Immediately below you can see the main Snoop user interface that comes up after you Snoop an app using the App Chooser.
This is the window where you will spend most of your time while using Snoop and there is a bunch of functionality packed in here.
As you can see from my red annotations, this window has three main areas. The area on the left is the visual tree of the application and/or window that you are currently Snooping. The visual tree is currently collapsed above, but at a glance you can see that we are looking at a very simple app that only has 7 visuals total. This area is covered in detail on the Visual Tree page.
Looking to the right, you can see the property grid area. It’s a little bit of a misnomer, I guess, because this area encompasses four tabs of functionality and only two have the property grid on them, namely the Properties tab and the Data Context tab. The Properties tab shows all the properties of the currently selected visual and the Data Context tab shows all the properties for the data context of the currently selected visual. The Events tab lets you track events as they route through your application, and finally, the Methods tab allows you to invoke methods on the currently selected visual. This area is covered in detail on the Property Grid page.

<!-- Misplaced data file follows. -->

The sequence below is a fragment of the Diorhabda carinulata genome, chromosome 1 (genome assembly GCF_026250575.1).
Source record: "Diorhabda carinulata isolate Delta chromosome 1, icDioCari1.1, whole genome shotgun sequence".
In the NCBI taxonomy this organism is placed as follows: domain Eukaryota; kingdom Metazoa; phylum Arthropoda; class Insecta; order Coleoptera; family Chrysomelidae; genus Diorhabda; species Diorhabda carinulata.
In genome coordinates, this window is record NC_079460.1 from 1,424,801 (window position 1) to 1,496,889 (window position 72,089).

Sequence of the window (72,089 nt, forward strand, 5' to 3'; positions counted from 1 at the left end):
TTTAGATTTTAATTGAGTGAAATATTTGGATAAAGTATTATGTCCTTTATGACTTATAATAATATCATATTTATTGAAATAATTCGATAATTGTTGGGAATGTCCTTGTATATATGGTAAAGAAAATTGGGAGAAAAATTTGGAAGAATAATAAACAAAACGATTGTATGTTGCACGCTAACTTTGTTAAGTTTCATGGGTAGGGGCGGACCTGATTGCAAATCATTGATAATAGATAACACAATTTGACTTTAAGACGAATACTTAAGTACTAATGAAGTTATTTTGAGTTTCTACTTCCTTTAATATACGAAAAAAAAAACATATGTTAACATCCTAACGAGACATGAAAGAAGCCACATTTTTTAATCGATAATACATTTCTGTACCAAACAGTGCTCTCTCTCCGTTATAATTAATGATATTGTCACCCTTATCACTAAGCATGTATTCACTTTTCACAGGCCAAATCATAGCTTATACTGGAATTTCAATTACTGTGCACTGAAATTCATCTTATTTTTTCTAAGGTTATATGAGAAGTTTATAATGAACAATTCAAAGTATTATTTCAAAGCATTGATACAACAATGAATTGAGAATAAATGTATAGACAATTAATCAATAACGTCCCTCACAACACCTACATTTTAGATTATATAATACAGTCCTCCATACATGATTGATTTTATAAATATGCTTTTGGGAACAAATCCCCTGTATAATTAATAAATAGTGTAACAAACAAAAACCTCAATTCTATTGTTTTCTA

Underneath the property grid, is the preview area. This area exists to show a preview of the currently selected visual, and does so, as long as you have it turned on, by toggling the button that looks like a power switch. From this area, you can also launch the Magnifier window and capture screen shots for the currently selected visual. This area is covered in detail on the Preview Area page.
At the bottom of the window is a status bar which shows off the Keyboard.FocusedElement and the current FocusScope … again, for the currently selected visual. In fact, everything (with the exception of the Events tab) hinges off of what you have selected in the visual tree.